What abnormalities of the great vessels might be identified by routine radiography?
Radiography is a simple means to determine changes in the great vessels.
- Distention of the aorta in the region of the aortic arch with aortic stenosis:
- may not be apparent unless aortic stenosis (or subaortic) is severe
- Dilation of the main pulmonary artery (MPA):
- due to pulmonic stenosis, heartworm disease, or pulmonary artery hypertension
- Pulmonary over-circulation:
- left to right shunt
- Pulmonary under-circulation:
- right to left shunt
- Caudal vena caval enlargement:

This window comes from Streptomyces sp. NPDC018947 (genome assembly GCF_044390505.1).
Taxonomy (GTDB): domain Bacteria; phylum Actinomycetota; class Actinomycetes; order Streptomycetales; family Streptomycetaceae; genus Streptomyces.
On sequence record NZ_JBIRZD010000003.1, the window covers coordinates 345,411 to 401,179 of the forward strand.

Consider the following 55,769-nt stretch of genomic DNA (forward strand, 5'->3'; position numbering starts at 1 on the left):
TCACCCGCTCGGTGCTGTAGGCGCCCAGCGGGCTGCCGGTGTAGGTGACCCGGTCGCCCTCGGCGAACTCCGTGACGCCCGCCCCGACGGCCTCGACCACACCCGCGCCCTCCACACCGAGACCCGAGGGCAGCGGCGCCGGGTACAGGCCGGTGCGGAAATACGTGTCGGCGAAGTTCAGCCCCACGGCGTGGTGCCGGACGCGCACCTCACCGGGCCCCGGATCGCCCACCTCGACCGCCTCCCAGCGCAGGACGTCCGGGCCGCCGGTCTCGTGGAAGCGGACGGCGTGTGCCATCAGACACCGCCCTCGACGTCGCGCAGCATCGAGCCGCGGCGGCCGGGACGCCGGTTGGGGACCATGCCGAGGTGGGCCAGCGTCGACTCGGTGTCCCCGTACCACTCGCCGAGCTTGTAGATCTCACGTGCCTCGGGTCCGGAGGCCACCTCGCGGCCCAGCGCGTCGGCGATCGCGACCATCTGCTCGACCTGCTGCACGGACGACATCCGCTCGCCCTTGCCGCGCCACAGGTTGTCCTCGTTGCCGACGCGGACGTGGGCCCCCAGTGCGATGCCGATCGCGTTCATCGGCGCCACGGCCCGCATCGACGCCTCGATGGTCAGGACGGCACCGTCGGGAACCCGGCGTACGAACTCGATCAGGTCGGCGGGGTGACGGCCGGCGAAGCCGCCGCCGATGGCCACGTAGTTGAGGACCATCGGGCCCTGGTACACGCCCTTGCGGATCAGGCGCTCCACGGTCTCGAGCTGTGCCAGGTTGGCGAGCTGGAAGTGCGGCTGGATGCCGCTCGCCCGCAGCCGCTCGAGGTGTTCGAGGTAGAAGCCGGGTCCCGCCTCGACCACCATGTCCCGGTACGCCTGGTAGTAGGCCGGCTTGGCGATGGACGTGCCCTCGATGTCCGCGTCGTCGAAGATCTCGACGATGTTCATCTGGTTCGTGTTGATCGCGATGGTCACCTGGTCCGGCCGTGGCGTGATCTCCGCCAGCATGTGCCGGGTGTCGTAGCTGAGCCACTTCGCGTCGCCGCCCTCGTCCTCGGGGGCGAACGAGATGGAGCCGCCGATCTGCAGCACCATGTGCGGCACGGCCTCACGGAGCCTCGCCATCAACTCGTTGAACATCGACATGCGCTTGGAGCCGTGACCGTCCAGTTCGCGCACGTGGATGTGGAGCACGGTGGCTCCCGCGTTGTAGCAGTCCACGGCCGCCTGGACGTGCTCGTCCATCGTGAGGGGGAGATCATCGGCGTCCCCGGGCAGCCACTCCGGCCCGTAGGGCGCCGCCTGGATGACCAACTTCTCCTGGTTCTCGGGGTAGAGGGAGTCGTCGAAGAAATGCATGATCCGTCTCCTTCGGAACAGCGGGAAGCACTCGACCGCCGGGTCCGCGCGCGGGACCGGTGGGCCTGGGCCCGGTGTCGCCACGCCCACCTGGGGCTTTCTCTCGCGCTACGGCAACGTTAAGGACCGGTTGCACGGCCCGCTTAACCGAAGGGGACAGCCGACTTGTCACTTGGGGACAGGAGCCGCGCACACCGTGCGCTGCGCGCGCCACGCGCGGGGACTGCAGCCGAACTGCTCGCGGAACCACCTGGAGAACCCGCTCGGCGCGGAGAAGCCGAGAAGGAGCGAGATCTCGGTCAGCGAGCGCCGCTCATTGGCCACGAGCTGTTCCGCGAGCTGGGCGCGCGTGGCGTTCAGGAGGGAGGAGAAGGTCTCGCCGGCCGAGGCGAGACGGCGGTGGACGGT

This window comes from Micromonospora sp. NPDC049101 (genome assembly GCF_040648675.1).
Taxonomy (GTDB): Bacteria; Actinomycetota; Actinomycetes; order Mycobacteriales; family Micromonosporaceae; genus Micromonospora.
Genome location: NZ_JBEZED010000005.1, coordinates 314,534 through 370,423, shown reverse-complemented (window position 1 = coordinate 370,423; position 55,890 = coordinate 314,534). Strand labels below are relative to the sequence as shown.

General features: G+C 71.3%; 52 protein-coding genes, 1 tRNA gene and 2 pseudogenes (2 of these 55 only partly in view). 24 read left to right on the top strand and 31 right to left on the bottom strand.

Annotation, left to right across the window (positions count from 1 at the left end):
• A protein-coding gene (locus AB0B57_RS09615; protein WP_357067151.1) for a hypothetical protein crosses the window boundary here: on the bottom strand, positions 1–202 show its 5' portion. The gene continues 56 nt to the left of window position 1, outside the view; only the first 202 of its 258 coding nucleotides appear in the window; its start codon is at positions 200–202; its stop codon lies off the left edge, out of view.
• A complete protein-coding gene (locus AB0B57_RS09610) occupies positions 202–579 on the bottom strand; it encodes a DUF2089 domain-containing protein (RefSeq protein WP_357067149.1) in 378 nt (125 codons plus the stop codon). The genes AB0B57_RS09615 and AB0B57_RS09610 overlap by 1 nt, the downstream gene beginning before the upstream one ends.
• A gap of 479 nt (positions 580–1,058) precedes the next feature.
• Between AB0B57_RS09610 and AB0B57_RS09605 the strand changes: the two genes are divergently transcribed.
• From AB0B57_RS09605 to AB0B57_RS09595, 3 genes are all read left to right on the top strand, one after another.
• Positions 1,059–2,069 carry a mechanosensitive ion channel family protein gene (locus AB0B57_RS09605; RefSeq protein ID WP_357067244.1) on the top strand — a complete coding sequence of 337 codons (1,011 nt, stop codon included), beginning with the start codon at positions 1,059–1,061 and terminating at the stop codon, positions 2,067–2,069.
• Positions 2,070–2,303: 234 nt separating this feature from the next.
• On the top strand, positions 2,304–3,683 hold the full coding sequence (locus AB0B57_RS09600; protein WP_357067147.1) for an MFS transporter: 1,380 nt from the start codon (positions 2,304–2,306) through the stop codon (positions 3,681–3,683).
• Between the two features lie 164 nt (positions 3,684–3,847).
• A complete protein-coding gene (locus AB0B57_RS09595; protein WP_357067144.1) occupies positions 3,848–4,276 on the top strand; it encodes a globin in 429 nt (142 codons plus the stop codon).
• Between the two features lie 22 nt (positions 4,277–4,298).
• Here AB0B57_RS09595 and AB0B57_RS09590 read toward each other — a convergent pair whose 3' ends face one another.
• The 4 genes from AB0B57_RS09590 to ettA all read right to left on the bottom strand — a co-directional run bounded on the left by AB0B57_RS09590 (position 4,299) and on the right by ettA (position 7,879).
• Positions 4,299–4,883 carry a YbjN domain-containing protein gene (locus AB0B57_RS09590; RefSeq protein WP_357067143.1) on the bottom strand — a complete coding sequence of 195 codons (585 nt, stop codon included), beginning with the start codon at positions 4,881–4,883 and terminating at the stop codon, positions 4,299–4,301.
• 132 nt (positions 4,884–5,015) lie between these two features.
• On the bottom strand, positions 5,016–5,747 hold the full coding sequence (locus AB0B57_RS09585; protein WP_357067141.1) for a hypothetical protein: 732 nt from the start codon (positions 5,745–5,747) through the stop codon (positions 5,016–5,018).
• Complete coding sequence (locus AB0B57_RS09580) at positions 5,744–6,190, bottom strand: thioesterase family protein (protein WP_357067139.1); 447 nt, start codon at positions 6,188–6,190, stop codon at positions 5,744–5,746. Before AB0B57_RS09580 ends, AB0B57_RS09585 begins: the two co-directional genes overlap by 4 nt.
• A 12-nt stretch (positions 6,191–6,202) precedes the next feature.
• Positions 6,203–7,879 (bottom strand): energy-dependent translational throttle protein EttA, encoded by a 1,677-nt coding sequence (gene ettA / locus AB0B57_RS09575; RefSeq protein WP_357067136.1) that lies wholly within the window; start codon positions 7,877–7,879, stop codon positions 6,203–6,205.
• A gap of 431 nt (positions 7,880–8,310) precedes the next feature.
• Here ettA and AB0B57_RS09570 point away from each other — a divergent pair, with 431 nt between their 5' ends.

- Caudal vena cava Present if the caudal vena cava is persistently of greater diameter than the descending thoracic aorta on the lateral view (normally they are roughly equal).
- Suggests right heart failure with elevated volumes in the caudal vena cava.
What radiographic features might suggest the presence of heartworm disease?
- Right ventricular enlargement
- Dilation of main pulmonary artery (MPA)
- Tortuosity of pulmonary arteries (PAs)
- Truncated PAs
- Enlargement of PAs
Can radiography diagnose pericardial effusion?
Radiography is useful to suggest a diagnosis of pericardial effusion.
- A very rounded (globose) enlarged heart is present; individual chambers cannot be visualized
- Pleural effusion is common (therefore, obscures the cardiac silhouette), ascites is common
- Pulmonary edema is usually absent, however pleural effusion obscures our ability to visualize the features of pulmonary edema.